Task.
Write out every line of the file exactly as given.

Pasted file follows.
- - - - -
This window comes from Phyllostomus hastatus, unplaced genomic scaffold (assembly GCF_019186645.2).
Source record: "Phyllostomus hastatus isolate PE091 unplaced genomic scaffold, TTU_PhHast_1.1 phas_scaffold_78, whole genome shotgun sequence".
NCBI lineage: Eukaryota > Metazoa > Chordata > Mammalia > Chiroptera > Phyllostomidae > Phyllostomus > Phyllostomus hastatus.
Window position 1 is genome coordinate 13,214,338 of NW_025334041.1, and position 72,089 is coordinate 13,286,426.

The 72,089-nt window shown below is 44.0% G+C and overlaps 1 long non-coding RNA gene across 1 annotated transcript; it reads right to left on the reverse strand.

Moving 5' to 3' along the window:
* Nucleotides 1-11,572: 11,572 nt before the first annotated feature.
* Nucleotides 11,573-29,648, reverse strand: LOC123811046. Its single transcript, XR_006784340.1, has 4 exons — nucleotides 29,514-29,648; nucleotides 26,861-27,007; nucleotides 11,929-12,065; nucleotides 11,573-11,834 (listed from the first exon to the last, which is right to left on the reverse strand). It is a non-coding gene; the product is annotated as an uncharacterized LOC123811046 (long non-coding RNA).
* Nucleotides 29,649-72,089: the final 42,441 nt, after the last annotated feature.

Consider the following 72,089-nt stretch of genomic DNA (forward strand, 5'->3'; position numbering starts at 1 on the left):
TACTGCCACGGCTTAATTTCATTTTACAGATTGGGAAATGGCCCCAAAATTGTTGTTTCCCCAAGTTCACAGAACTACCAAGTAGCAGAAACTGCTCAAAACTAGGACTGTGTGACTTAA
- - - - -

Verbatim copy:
This window comes from Phyllostomus hastatus, unplaced genomic scaffold (assembly GCF_019186645.2).
Source record: "Phyllostomus hastatus isolate PE091 unplaced genomic scaffold, TTU_PhHast_1.1 phas_scaffold_78, whole genome shotgun sequence".
NCBI lineage: Eukaryota > Metazoa > Chordata > Mammalia > Chiroptera > Phyllostomidae > Phyllostomus > Phyllostomus hastatus.
Window position 1 is genome coordinate 13,214,338 of NW_025334041.1, and position 72,089 is coordinate 13,286,426.

The 72,089-nt window shown below is 44.0% G+C and overlaps 1 long non-coding RNA gene across 1 annotated transcript; it reads right to left on the reverse strand.

Moving 5' to 3' along the window:
* Nucleotides 1-11,572: 11,572 nt before the first annotated feature.
* Nucleotides 11,573-29,648, reverse strand: LOC123811046. Its single transcript, XR_006784340.1, has 4 exons — nucleotides 29,514-29,648; nucleotides 26,861-27,007; nucleotides 11,929-12,065; nucleotides 11,573-11,834 (listed from the first exon to the last, which is right to left on the reverse strand). It is a non-coding gene; the product is annotated as an uncharacterized LOC123811046 (long non-coding RNA).
* Nucleotides 29,649-72,089: the final 42,441 nt, after the last annotated feature.

Consider the following 72,089-nt stretch of genomic DNA (forward strand, 5'->3'; position numbering starts at 1 on the left):
TACTGCCACGGCTTAATTTCATTTTACAGATTGGGAAATGGCCCCAAAATTGTTGTTTCCCCAAGTTCACAGAACTACCAAGTAGCAGAAACTGCTCAAAACTAGGACTGTGTGACTTAA